Lincoln County Prepares for Covid-19
March 19, 2020
The Davenport School District released a statement earlier this week addressing issues that could arise in connection with coronavirus.
“Although it is unlikely that we close, we are at the very least going to do our due diligence in the event circumstances change,” the statement said.
Meanwhile, the district is conducting a technology survey and implementing a trial program for using Chromebooks in middle and high school “to help limit the spreading of germs...”
The survey was sent home with students Tuesday.
“If needed in the future, we may pilot a K-5 model of sending home one Chromebook per family,” the statement said.
As the Novel Coronavirus (Covid-19) outbreak expands, it requires a community response and Lincoln County health providers are taking preventative action. According to local and national health experts, the most important things the community can do is wash your hands often and stay home if you are sick.
“While you may be experiencing mild symptoms, you have the potential to expose someone else that could lead to severe illness or death,” said Dr. Monteagudo, Lincoln County Health Officer. “Since most people experience mild illness, seek medical attention only when necessary.” Symptoms include fever, cough or shortness of breath. If you feel you need medical attention, it is important to call your healthcare provider prior to going to the healthcare facility to develop a course of treatment over the phone. This reduces unnecessary community exposures as well as protects our healthcare systems.
Currently, the confirmed case count is increasing on the west side of Washington with a few cases in Eastern Washington. “Although there are no confirmed cases in Lincoln County yet, we expect to have cases and we are working as a community to prepare” said Ed Dzedzy, Public Health Administrator.
“There is no vaccine or treatment at this point, so we are evaluating and implementing non-pharmaceutical interventions designed to slow the spread of the virus to protect our vulnerable community members.” According to the World Health Organization, approximately 80% of cases experience mild symptoms. Individuals over 60 years of age or with underlying health conditions and pregnant mothers are the most vulnerable and at risk of severe illness.
With this awareness, Lincoln County is taking action. Lincoln Hospital and Odessa Memorial Healthcare Center and their associated clinics are reviewing response plans and protocols to provide the best care possible to Covid-19 patients while protecting other patients and staff. “Our goal is to identify Covid-19 patients prior to their entry into our facilities so that we can provide appropriate care for them while maintaining the quality of care to our other patients and safety of our staff,” said Mo Sheldon, OMHC Administrator. This includes increased patient screening protocols, implemented isolation and quarantine protocols and updated laboratory testing procedures in compliance with CDC guidelines.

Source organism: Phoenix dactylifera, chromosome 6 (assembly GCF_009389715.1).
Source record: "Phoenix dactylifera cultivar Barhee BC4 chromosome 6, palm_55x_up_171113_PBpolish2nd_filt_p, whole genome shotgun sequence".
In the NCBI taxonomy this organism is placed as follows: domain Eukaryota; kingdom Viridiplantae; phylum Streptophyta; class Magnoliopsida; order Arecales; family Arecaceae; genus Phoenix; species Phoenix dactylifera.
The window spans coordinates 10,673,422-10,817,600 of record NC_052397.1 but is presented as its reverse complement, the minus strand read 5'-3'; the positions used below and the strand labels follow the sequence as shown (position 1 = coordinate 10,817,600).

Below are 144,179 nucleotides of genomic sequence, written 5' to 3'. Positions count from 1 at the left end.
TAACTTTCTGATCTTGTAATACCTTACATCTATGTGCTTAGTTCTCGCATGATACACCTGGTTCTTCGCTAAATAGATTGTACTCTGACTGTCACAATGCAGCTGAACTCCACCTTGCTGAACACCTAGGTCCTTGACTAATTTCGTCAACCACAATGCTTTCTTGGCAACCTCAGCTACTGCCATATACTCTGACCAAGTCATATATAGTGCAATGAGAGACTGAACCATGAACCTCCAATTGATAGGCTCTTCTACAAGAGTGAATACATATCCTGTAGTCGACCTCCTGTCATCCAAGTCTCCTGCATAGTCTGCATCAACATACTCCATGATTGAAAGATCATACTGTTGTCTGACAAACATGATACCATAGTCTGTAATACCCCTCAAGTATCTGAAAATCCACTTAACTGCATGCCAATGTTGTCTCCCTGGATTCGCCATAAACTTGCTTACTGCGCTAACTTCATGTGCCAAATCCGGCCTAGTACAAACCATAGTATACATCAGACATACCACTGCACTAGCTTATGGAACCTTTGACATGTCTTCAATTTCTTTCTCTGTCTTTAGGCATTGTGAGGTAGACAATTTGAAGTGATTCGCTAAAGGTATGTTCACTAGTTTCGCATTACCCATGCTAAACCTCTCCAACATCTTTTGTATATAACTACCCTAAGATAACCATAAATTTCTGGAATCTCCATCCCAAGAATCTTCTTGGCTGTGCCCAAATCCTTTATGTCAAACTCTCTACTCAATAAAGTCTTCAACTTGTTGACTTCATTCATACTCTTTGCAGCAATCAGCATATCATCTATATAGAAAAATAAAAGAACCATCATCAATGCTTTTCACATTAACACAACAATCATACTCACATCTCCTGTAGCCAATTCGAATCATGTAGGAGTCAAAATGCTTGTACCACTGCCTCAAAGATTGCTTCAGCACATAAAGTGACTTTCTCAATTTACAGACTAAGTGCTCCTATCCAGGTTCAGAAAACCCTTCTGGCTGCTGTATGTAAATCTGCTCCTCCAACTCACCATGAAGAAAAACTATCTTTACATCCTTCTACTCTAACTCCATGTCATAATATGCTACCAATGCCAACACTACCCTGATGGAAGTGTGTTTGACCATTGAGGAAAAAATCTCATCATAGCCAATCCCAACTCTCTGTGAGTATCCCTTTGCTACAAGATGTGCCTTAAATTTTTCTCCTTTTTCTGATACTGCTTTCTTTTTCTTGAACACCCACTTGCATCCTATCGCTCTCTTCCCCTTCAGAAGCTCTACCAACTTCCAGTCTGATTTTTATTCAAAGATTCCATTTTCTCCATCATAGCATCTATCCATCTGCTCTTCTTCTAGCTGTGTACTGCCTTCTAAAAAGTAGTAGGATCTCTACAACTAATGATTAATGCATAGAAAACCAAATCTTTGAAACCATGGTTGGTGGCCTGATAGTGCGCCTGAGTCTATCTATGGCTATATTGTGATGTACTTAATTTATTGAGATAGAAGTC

“It’s so important to stay home if you are sick or call before you arrive at any healthcare facility if you have COVID-19 symptoms,” said Jennifer Larmer, Chief Clinical Officer at Lincoln Hospital. “This alone could prevent a community outbreak in Lincoln County.”
Lincoln County Schools are also taking action. They have reviewed their infectious disease protocols and consulted with the Lincoln County Health Department regarding CDC guidance for schools. Schools have evaluated and increased their cleaning and sanitizing practices. Sick children are being asked to stay home. Children experiencing symptoms may be isolated at school until parents or family members can pick them up. There are no plans to close schools or events at this time. “The available data about COVID-19 cases has shown that children and youth have not been high risk groups for serious illness from this virus” according to Dr. Monteagudo, Lincoln County Health Officer. “COVID-19 infection in children tends to be more like a common cold or a mild fever”. Schools are doing the important work of educating our children and disruptions to that need to be minimized unless there are known coronavirus exposure risks. School closures can be costly for families and communities and will be considered carefully based on conditions at the time. Now is the time to prepare for possible school and event closures in case that action is required.
Other individual and community strategies include:
• Wash your hands frequently for 20 seconds and keep your hands away from your mouth, nose and eyes.
• Cough into your sleeve or tissue and dispose of the tissue into a waste basket.
• Make an emergency plan of action with household members. Have alternate arraignments for childcare in case schools or daycares close. Maintain your prescriptions so you have a supply on hand. Have emergency supplies on hand in case of community disruptions.
• Make plans to check in with family and neighbors who live alone.
• When the virus is identified locally, avoid large gatherings and events.
• Increase your personal space to 6 feet in social settings.
• Consider canceling community gatherings and events depended on the outbreak situation.